Efficacy of Sprayable 1-MCP on Apple Quality at Harvest and after Storage: The Ontario Experience

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  • 1 1Ontario Ministry of Agriculture, Food and Rural Affairs, Crop Technology Branch, Simcoe, Ontario, N3Y 4N5, Canada
  • 2 2University of Guelph, Plant Agriculture, Guelph, Ontario, N1G 2W1, Canada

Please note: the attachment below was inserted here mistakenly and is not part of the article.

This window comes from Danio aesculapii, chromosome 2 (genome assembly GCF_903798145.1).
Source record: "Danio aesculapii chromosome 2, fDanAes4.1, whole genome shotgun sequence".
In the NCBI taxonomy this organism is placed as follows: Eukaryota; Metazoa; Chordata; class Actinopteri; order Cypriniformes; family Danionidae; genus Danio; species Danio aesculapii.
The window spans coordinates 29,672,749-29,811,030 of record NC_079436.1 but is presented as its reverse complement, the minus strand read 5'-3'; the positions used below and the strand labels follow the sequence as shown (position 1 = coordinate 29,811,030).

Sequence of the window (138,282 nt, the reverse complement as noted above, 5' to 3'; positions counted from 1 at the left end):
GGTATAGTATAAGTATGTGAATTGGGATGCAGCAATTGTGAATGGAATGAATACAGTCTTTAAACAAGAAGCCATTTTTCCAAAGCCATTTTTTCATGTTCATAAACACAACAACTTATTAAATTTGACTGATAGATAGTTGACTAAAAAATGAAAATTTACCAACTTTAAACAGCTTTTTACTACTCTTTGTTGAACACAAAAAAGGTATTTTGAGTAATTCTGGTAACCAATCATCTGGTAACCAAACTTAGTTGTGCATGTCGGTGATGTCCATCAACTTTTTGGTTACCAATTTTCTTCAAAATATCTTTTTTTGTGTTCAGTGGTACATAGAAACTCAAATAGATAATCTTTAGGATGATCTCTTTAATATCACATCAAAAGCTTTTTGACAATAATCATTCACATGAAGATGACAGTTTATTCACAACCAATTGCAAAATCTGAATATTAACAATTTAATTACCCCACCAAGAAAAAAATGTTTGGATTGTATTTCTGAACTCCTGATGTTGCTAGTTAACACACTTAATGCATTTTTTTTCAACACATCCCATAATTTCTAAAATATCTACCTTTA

A sprayable formulation of 250 μL·L-1 1-MCP and 1% oil adjuvant was applied to mature `McIntosh', `Empire', and `Delicious' apple trees 1 week prior to anticipated optimum harvest. Other spray treatments included: none, 1% oil adjuvant alone, and a formulation of 125 μL·L-1 1-MCP and adjuvant (`Empire' only). Unsprayed fruit were treated postharvest with or without gaseous 1-MCP (1 μL·L-1). At harvest, internal ethylene concentration (IEC), starch index, firmness, and soluble solids concentration were measured, as well as CO2, ethylene, and total volatile production of fruit samples over a 14-day period at 22 °C. Additional fruit samples for all preharvest and postharvest 1-MCP treatments were held 14 days at 22 °C and IEC and firmness measured for treatment efficacy. Fruit quality was assessed at 3 and 6 month storage intervals and over a 2-week ripening period at 22 °C. For all cultivars, the production rates of CO2, ethylene, and volatiles, as well as increases of IEC and decreases in firmness were inhibited or delayed by sprayable 1-MCP treatment. These effects were comparable to the postharvest 1-MCP treatment and were maintained during storage. The results of these experiments suggest that sprayable 1-MCP could be an additionaal tool for maintaining apple fruit quality. However, the sprayable formulation used in this study caused 100% incidence of skin damage to `McIntosh' and a slight amount to `Empire' (<5%). Lesions were halo-like, centered around lenticels, and tended to be more severe near the calyx. No skin damage was observed in `Delicious' or in fruit treated with the adjuvant only or postharvest 1-MCP.

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